I hope the Mayor is able to hold onto that “no furloughs” distinction, too. More on overtime costs is here, and more on ambulance costs is here; be sure to read the comment, as well. Bringing in another cadet class mirrors the county’s plan to help reduce overtime costs in the Sheriff’s office, which is both sensible and likely to be broadly popular. We don’t know the details yet, so we’ll see how this plays out.

NFL passes new overtime rule


The National Football League owners have approved a change in overtime, starting with the playoffs following the 2010 season, that will modify the sudden-death format and prevent a team from winning a game with a field goal on the opening possession.

The vote was 28-4, with the Buffalo Bills, Minnesota Vikings, Baltimore Ravens and Cincinnati Bengals voting against. It needed at least 24 votes to pass.

“It was really a good discussion in the sense that there’s been a lot of debate, both publicly and privately, over the rule — which is always good,” Competition Committee co-chair Rich McKay said in announcing the vote. “We’ve had this discussion for a number of years. We felt like this proposal, which we call ‘modified sudden death,’ was really an opportunity to make what we think was a pretty good rule — sudden death — even better.”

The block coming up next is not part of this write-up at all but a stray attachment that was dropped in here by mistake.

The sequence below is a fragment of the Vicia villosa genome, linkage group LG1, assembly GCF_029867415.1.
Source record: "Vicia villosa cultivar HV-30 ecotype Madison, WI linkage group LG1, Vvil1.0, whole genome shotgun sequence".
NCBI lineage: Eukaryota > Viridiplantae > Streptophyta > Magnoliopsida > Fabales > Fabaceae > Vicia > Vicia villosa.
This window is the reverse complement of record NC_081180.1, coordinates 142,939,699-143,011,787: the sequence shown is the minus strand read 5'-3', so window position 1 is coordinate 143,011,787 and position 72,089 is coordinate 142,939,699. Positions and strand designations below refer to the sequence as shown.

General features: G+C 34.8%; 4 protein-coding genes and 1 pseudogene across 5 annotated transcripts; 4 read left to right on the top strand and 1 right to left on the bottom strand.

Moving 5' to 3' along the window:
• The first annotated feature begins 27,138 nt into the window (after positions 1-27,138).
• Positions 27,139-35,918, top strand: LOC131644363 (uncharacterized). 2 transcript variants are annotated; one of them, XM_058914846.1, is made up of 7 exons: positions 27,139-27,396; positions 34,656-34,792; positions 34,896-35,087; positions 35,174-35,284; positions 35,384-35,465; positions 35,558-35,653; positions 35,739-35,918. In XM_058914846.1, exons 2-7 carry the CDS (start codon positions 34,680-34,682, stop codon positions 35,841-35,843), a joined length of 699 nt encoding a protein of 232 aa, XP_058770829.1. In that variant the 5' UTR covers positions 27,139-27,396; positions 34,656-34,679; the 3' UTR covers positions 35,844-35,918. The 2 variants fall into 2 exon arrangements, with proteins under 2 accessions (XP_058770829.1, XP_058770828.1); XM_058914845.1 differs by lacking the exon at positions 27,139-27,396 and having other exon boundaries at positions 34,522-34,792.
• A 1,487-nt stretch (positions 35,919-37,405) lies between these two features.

McKay stressed that the new overtime rule, which says the team receiving the kickoff can’t end the game on the first possession unless it scores a touchdown, will apply only to the playoffs.

“Part of the reason we have different rules is we have different consequences,” McKay said. “The consequences in the postseason are, go home if you don’t win. In the regular season, we have 15 other games.”

I would like to see this rule apply to all games, and despite what McKay says here the owners will consider expanding the new rule to the regular season in May. There are some wrinkles and subtleties to the new rule, concerning things like onside kicks and safeties, which just goes to show that you can never truly do anything the easy way in the NFL. Better make sure all of the refs get a thorough education on this. And yes, as promised, Texans owner Bob McNair voted for the rule change, and will support bringing it to the regular season as well.